Historian Stephan Edwards has very kindly written this guest article. His book, ‘A Queen of a New Invention: Portraits of Lady Jane Grey Dudley, ‘England’s Nine Days Queen’ was published in February 2015.
Writing in 2011, Dr Janell Mueller made the astonishing claim that the British Library’s Harley Manuscript 2342, commonly known as Lady Jane Grey’s Prayerbook, had been both written and decorated by the hand of Queen Katherine Parr (Figure 1) (1). Mueller further asserted that Parr had likely gifted the book to Lady Jane in September 1548 as she lay dying at Sudeley Castle from complications of childbirth (2). Mueller, a Distinguished Professor of English Language and Literature at the prestigious University of Chicago revealed these findings in Katherine Parr: Complete Works and Correspondence (University of Chicago Press, 2011). Mueller’s reputation as a leading scholar on female English authors of the early modern period lent significant authority to her claims. Yet Mueller did not offer any evidence or argumentation whatsoever to support her conclusions. Instead, she simply presented them as a fait accompli.
Prior to the publication of Mueller’s book in mid-2011, the Times Literary Supplement commissioned Professor James P. Carley of York University to review her study. Like Dr Mueller, Dr. Carley is a specialist in English language and literature, as well as in the history of manuscripts and the early Tudor period. Because he is not a specialist on Lady Jane Grey, however, Dr Carley contacted me in April 2011 as he was preparing his review, seeking my input regarding Mueller’s claims (3). I conveyed to Dr Carley my opinion that the handwriting on the first 137 folios was, in fact, quite different from Parr’s own handwriting, based on the evidence detailed below. Dr Carley had already reached the same conclusion, and in his review he wrote, “There is no resemblance to Katherine’s amateurish hand, and it would have been impossible for her to arrive at this level of professionalism of hand or illumination. Nor would she have wished to do so.” (4) Because of the space limitations imposed by the TLS, Dr. Carley was unable to present a comprehensive argument, but his opinion has nonetheless been accepted by the curators at the British Library, as holders of Harley 2342 (5).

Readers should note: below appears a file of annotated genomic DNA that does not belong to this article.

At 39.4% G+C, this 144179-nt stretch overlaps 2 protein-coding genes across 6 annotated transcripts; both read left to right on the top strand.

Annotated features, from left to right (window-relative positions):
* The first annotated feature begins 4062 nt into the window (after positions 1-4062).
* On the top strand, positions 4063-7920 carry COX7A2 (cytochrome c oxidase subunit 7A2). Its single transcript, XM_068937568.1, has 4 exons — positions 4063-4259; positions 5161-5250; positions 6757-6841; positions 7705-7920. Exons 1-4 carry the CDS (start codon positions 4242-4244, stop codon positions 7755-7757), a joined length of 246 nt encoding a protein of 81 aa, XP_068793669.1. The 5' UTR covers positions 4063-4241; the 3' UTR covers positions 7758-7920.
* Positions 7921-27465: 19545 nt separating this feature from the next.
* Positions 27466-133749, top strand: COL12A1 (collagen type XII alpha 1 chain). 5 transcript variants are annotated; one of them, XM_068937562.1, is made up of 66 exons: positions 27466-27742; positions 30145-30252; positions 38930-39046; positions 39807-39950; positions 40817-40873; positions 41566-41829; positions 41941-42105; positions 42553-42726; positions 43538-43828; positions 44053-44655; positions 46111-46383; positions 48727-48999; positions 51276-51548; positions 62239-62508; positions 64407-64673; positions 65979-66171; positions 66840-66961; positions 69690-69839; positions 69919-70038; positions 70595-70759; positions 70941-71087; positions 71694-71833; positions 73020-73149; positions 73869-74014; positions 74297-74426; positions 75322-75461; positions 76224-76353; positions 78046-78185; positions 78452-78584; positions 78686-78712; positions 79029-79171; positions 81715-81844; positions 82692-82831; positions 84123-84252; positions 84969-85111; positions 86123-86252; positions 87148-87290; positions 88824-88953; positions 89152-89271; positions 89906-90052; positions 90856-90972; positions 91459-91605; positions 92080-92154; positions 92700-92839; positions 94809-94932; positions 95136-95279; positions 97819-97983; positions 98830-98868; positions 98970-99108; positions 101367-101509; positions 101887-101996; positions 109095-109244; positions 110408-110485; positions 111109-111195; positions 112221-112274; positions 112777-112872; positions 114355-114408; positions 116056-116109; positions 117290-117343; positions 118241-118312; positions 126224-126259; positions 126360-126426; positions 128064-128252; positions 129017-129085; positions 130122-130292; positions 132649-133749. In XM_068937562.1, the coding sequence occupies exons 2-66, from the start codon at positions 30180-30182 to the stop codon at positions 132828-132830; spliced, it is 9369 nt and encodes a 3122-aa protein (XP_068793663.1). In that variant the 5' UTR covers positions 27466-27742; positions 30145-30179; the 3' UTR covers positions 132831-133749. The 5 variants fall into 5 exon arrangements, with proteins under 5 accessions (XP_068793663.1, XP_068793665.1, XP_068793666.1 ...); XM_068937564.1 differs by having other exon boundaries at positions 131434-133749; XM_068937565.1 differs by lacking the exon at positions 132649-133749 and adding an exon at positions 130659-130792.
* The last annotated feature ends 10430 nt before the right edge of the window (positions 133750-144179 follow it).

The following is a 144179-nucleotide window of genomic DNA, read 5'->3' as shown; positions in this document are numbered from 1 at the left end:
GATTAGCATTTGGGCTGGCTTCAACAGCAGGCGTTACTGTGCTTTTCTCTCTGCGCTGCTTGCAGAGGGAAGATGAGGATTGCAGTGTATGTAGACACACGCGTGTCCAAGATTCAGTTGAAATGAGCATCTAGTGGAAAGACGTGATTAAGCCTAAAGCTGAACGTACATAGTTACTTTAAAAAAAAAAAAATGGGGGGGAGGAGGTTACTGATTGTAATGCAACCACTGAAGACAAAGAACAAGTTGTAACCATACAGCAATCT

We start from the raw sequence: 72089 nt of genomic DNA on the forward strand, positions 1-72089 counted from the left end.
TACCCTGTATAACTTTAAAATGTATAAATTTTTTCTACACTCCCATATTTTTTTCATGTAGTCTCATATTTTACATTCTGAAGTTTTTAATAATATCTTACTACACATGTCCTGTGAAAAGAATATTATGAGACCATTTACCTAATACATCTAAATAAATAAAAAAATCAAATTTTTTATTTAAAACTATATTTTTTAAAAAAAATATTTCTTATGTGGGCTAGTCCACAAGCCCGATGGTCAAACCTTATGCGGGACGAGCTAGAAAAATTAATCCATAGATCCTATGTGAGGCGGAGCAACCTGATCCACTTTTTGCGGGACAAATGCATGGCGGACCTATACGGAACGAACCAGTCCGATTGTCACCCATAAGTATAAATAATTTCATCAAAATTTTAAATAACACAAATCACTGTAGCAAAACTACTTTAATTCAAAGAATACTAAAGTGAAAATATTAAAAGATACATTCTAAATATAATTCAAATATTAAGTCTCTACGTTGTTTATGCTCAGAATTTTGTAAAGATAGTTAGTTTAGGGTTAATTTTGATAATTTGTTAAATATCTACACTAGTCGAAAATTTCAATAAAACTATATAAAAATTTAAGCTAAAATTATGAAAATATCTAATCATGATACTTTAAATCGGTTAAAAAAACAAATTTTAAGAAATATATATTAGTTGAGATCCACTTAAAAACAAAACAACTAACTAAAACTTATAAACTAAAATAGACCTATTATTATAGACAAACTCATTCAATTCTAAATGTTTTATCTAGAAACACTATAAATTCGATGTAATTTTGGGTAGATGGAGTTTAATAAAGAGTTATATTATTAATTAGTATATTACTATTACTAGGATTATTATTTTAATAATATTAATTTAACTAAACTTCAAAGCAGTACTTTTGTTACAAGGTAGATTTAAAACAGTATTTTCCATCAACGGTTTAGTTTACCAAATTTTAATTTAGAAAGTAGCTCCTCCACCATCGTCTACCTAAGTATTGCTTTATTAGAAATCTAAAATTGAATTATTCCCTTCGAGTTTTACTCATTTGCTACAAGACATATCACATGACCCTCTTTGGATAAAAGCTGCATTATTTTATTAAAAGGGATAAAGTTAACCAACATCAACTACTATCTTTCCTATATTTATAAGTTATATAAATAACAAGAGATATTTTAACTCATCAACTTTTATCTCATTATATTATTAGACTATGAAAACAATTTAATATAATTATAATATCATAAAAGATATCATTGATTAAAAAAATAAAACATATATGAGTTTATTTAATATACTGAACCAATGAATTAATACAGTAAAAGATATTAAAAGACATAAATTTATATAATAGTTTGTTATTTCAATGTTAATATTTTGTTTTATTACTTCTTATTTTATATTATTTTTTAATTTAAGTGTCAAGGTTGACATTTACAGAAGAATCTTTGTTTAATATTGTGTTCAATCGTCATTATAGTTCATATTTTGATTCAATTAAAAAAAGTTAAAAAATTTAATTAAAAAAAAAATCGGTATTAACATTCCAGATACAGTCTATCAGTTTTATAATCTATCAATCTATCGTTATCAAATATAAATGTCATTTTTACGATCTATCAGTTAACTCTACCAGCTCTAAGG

Harley 2342 was written in a style of Gothic blacklettering known as lettera cursiva formata, a specialized style of handwriting not commonly utilized by any but professional scribes. No examples of writing in that style that can be firmly attributed to Parr are known. All extant examples of Parr’s own handwriting are instead in a style known as secretarial script. And while the two styles are markedly different in overall appearance, certain habitual hand motions occurring during writing and that result from muscle memory cause an individual writer to form letters in a similar manner even when writing in different styles (6). Careful comparison of the formation of individual letters in the prayerbook to the formation of the same letters in a document firmly attributed to Parr’s hand reveals critical differences (Fig. 2) (7). While the stems of the letter d are straight lines in the prayerbook, for example, the stems of Parr’s d’s are open loops. Similarly, the circular bodies of the letter g in the prayerbook all have an open top, while those in Parr’s handwriting are closed. And where the tails of the y’s in the prayerbook form a gentle and shallow curve to the right, the tails of Parr’s y’s form a much sharper and more pronounced curve to the right and continue upward. The handwriting seen in Harley 2342 unquestionably differs from Parr’s own hand, even when we account for the different writing styles used. Harley 2342 was certainly penned by a professional scribe.